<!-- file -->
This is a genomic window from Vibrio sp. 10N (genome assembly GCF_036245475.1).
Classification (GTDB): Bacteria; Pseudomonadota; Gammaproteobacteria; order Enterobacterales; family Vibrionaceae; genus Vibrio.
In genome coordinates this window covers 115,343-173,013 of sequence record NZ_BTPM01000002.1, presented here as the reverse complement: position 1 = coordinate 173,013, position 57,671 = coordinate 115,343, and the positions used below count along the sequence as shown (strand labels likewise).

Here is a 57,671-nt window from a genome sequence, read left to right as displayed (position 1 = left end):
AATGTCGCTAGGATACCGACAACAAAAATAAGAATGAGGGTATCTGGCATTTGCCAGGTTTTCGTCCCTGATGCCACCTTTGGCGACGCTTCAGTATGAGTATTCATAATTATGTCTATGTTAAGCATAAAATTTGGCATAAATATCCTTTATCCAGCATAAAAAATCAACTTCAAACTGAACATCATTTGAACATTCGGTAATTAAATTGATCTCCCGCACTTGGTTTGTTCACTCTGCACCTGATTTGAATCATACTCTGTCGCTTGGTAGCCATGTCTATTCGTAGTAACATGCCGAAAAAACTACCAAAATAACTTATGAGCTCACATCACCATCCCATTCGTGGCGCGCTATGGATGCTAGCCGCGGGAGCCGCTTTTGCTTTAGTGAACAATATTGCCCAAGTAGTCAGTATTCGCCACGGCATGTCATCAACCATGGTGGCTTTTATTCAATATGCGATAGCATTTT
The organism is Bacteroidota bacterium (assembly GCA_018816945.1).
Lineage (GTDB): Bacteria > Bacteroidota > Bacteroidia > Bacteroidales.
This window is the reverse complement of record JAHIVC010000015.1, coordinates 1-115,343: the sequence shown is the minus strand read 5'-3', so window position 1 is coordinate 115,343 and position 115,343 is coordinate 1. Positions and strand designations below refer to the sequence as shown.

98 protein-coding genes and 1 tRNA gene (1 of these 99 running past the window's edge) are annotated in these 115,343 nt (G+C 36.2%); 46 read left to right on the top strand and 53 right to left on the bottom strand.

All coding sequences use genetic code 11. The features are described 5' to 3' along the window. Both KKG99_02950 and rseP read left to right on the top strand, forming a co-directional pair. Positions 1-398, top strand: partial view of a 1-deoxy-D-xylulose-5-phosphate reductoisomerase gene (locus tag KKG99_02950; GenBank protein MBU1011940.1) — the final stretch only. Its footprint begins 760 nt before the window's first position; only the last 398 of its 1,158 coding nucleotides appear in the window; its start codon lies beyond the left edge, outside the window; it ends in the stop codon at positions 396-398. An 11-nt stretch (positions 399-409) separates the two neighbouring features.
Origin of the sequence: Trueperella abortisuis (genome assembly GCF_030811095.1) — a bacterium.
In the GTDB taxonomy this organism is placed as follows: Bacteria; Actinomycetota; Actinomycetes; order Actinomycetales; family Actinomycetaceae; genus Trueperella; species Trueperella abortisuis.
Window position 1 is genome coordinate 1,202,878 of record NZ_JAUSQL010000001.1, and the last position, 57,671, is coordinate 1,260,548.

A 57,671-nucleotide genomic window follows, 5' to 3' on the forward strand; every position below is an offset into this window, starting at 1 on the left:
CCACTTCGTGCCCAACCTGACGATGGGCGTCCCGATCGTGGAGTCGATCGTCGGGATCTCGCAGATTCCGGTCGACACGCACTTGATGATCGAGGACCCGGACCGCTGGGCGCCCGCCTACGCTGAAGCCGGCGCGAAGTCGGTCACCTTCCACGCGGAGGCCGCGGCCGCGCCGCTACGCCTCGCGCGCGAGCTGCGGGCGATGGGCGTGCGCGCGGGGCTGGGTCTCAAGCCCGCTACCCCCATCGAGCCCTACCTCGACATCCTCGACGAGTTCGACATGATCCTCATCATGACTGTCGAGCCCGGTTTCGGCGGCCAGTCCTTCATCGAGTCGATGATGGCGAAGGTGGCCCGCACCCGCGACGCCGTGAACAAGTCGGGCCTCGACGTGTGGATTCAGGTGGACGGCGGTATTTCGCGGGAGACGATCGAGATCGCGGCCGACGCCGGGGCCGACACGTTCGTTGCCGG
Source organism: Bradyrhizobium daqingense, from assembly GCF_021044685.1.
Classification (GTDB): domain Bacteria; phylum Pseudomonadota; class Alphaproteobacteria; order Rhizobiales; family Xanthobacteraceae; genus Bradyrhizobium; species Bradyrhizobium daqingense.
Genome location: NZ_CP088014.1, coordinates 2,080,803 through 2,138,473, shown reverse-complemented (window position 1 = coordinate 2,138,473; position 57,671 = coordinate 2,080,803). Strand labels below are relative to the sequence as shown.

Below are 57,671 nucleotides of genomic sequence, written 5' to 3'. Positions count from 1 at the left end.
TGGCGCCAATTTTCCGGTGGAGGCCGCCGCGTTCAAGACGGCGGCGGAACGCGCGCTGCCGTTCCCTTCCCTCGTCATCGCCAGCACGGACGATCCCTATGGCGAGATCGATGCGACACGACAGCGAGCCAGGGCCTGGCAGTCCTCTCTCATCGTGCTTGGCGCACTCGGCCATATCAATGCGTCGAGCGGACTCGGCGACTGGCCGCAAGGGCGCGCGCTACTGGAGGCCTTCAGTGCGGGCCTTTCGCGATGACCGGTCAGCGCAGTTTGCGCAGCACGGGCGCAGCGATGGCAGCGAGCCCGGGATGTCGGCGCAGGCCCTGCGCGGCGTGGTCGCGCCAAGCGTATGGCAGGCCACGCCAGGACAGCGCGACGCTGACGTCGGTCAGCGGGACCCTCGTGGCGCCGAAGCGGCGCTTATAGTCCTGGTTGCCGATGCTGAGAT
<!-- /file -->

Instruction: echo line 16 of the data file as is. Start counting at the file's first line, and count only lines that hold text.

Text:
Source organism: Bradyrhizobium daqingense, from assembly GCF_021044685.1.